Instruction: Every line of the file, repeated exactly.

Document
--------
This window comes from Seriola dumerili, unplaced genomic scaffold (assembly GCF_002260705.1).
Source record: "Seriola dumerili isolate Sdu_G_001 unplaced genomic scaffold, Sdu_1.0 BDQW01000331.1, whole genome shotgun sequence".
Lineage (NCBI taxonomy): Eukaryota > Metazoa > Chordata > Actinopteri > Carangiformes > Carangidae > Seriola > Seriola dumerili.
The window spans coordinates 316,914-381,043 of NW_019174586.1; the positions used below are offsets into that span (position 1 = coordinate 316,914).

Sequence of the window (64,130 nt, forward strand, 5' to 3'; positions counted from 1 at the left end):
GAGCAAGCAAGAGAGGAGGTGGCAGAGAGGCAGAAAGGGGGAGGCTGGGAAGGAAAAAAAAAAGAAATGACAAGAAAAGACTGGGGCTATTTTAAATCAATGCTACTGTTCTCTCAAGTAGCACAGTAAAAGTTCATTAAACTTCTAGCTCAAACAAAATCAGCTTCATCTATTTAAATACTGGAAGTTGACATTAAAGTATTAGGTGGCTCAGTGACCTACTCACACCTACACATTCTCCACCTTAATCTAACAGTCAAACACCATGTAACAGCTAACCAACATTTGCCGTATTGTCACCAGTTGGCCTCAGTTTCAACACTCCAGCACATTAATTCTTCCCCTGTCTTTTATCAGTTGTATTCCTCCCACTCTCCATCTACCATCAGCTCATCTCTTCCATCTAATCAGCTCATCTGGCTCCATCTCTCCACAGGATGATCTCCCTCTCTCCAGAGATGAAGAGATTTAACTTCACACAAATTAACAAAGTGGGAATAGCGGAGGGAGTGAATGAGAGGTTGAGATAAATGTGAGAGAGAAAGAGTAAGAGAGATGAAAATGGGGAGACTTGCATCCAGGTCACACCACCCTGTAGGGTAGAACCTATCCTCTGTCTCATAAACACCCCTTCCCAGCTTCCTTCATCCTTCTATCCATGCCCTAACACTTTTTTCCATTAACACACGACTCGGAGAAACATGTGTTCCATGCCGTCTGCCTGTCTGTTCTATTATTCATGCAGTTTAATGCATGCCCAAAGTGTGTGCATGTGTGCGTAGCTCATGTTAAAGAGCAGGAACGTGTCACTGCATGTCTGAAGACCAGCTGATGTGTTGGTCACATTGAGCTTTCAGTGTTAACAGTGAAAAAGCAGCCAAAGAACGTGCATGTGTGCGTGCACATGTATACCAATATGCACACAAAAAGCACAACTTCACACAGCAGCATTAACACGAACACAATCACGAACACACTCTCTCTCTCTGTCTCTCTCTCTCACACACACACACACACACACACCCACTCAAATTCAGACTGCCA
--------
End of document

This window comes from Seriola dumerili, unplaced genomic scaffold (assembly GCF_002260705.1).
Source record: "Seriola dumerili isolate Sdu_G_001 unplaced genomic scaffold, Sdu_1.0 BDQW01000331.1, whole genome shotgun sequence".
Lineage (NCBI taxonomy): Eukaryota > Metazoa > Chordata > Actinopteri > Carangiformes > Carangidae > Seriola > Seriola dumerili.
The window spans coordinates 316,914-381,043 of NW_019174586.1; the positions used below are offsets into that span (position 1 = coordinate 316,914).

Sequence of the window (64,130 nt, forward strand, 5' to 3'; positions counted from 1 at the left end):
GAGCAAGCAAGAGAGGAGGTGGCAGAGAGGCAGAAAGGGGGAGGCTGGGAAGGAAAAAAAAAAGAAATGACAAGAAAAGACTGGGGCTATTTTAAATCAATGCTACTGTTCTCTCAAGTAGCACAGTAAAAGTTCATTAAACTTCTAGCTCAAACAAAATCAGCTTCATCTATTTAAATACTGGAAGTTGACATTAAAGTATTAGGTGGCTCAGTGACCTACTCACACCTACACATTCTCCACCTTAATCTAACAGTCAAACACCATGTAACAGCTAACCAACATTTGCCGTATTGTCACCAGTTGGCCTCAGTTTCAACACTCCAGCACATTAATTCTTCCCCTGTCTTTTATCAGTTGTATTCCTCCCACTCTCCATCTACCATCAGCTCATCTCTTCCATCTAATCAGCTCATCTGGCTCCATCTCTCCACAGGATGATCTCCCTCTCTCCAGAGATGAAGAGATTTAACTTCACACAAATTAACAAAGTGGGAATAGCGGAGGGAGTGAATGAGAGGTTGAGATAAATGTGAGAGAGAAAGAGTAAGAGAGATGAAAATGGGGAGACTTGCATCCAGGTCACACCACCCTGTAGGGTAGAACCTATCCTCTGTCTCATAAACACCCCTTCCCAGCTTCCTTCATCCTTCTATCCATGCCCTAACACTTTTTTCCATTAACACACGACTCGGAGAAACATGTGTTCCATGCCGTCTGCCTGTCTGTTCTATTATTCATGCAGTTTAATGCATGCCCAAAGTGTGTGCATGTGTGCGTAGCTCATGTTAAAGAGCAGGAACGTGTCACTGCATGTCTGAAGACCAGCTGATGTGTTGGTCACATTGAGCTTTCAGTGTTAACAGTGAAAAAGCAGCCAAAGAACGTGCATGTGTGCGTGCACATGTATACCAATATGCACACAAAAAGCACAACTTCACACAGCAGCATTAACACGAACACAATCACGAACACACTCTCTCTCTCTGTCTCTCTCTCTCACACACACACACACACACACACCCACTCAAATTCAGACTGCCA